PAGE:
I was there in the Larry Livingston, Ben Zander, Uri Meyer era. I was there for two and a half years; it took me that long to graduate. I hated leaving, it was so much fun. But I wanted to go to Chapel Hill to do some research, so off I went. Guy at Chapel Hill said to me, what are you doing here? Talked about somebody getting the "right hand disease" (in other words, the conducting bug).

There is a big distinction between private schools and state universities. More than once, I think my degree from Rice has been a negative in the equation. Have you ever experienced anything like that?

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Prof. Rachleff was the conductor in question. The concert was in '05, I think. It could've been '06.

I'm not sure what you mean about private schools vs. state universities. My degree from Rice has been nothing but an asset. I've found that in the northeast, outside of the music world, it is mostly unknown, but anywhere west of the Mississippi Rice has a lot of traction.

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Prof. Rachleff was the conductor in question. The concert was in '05, I think. It could've been '06.

I'm not sure what you mean about private schools vs. state universities. My degree from Rice has been nothing but an asset. I've found that in the northeast, outside of the music world, it is mostly unknown, but anywhere west of the Mississippi Rice has a lot of traction.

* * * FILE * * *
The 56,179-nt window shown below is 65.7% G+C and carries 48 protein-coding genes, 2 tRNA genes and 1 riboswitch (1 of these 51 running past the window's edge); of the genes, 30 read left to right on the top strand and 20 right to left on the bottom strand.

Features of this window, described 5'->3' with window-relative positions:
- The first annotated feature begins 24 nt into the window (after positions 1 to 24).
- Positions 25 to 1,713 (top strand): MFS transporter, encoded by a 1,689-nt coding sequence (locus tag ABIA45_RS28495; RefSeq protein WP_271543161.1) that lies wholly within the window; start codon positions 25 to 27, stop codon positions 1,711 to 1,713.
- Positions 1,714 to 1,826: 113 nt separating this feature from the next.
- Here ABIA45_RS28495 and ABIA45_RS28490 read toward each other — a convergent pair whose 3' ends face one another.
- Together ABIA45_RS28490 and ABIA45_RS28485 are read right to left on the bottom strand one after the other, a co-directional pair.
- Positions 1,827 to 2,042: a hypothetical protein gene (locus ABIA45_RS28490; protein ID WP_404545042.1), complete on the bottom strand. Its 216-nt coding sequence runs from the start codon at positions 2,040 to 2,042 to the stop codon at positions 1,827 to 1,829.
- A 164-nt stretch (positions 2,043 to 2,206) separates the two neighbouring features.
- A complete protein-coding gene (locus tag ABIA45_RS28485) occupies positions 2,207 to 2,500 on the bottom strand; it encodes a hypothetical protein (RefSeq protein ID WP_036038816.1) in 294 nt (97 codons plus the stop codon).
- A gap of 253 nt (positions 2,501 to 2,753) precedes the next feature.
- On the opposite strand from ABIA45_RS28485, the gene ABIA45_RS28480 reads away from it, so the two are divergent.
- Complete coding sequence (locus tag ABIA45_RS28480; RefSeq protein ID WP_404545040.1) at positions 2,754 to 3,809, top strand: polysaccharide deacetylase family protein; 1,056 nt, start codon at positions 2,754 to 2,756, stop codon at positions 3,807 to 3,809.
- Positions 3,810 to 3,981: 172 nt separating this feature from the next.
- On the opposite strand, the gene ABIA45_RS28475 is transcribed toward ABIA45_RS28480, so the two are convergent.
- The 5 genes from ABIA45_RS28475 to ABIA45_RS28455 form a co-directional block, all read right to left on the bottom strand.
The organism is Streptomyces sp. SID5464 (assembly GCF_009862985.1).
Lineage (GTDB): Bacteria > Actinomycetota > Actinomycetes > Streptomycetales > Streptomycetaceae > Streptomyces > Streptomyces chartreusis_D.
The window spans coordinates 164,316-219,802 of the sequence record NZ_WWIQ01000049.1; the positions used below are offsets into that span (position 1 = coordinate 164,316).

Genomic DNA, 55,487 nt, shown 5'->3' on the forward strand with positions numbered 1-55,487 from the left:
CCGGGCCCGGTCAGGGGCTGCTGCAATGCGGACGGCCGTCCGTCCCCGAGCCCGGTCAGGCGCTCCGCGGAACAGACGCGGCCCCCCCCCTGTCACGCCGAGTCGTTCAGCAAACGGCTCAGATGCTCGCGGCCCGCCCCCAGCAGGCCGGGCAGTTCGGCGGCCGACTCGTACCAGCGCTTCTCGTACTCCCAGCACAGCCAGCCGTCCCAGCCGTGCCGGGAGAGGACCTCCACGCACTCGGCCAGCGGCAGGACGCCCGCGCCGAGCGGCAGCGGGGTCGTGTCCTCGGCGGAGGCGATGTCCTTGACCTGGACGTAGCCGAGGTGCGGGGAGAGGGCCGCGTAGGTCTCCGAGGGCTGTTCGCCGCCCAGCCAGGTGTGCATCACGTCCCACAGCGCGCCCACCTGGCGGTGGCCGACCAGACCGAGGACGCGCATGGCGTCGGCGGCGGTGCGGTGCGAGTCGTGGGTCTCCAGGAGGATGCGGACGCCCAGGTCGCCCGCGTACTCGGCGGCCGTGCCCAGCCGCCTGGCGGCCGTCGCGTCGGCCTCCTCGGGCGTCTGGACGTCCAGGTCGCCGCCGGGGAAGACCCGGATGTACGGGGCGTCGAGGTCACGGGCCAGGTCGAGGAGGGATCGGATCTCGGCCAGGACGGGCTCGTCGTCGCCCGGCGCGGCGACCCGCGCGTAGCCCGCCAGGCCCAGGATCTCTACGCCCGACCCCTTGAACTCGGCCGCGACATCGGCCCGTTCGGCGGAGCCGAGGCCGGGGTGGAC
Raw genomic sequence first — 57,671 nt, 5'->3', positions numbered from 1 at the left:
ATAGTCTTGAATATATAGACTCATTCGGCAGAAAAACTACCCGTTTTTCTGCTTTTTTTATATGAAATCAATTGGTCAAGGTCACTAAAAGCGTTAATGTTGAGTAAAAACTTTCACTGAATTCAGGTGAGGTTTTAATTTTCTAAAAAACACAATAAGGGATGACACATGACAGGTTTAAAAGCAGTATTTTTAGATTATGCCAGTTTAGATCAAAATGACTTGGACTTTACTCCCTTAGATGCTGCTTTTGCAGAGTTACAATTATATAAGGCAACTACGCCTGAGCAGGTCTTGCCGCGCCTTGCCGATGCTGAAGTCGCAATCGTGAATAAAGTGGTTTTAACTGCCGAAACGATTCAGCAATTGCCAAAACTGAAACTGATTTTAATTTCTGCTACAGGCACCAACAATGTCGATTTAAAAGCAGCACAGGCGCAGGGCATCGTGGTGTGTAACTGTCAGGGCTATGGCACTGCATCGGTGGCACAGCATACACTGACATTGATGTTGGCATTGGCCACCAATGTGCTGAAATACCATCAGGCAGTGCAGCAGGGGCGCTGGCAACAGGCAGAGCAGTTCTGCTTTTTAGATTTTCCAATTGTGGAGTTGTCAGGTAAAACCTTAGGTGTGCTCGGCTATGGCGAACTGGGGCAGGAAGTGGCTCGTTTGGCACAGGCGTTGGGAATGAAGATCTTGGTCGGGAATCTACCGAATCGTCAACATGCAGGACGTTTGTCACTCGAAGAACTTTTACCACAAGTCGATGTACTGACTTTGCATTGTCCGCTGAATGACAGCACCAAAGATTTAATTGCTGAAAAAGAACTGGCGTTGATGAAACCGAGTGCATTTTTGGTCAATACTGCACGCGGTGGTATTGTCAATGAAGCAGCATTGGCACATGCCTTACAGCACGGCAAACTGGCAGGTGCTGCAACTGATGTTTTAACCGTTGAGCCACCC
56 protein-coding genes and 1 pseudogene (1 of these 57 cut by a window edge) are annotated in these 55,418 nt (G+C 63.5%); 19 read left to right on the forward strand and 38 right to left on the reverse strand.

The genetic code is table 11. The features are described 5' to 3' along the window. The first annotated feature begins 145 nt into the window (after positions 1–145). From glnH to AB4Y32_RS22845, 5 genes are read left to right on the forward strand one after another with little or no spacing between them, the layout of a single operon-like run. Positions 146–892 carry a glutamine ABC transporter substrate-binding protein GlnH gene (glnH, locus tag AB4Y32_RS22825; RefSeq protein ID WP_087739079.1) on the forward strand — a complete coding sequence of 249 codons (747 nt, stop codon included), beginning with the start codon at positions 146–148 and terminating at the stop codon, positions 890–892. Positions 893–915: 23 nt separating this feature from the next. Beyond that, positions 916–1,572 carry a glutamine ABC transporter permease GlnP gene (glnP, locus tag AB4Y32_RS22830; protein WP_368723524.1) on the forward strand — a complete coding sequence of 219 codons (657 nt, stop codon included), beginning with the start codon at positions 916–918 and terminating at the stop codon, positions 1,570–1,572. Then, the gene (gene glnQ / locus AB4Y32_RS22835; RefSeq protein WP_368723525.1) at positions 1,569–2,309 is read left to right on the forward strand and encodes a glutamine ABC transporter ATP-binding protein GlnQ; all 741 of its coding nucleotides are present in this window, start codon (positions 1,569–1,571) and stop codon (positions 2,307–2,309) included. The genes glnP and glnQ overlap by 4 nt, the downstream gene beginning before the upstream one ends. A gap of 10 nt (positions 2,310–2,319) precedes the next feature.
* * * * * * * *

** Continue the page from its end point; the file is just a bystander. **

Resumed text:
Oh, I'm not saying the degree is bad, or the school is bad, or anything like that; it's just that, in some instances, people may be resentful of it, because it is prestigious. If you've never experienced anything like that, I congratulate you.

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Interesting topic.

1. As a freshman in college, listening to the conductor of the community orchestra tell the audience that we omitted one movement of the piece we were playing because the orchestra as a whole didn't have the chops to play it. :) (Well he didn't use those words exactly but, pretty close to it.) I was shocked by that.

2. Ah the joys of playing outside in the summer. At an outdoor concert a few summers ago, the woman sitting in front of me had rather large beetle that was nestled in her hair. She had an updo that day. She didn't have a choice but to play an entire piece with the little critter crawling around in there. She got it out between pieces and thankfully it didn't land on me!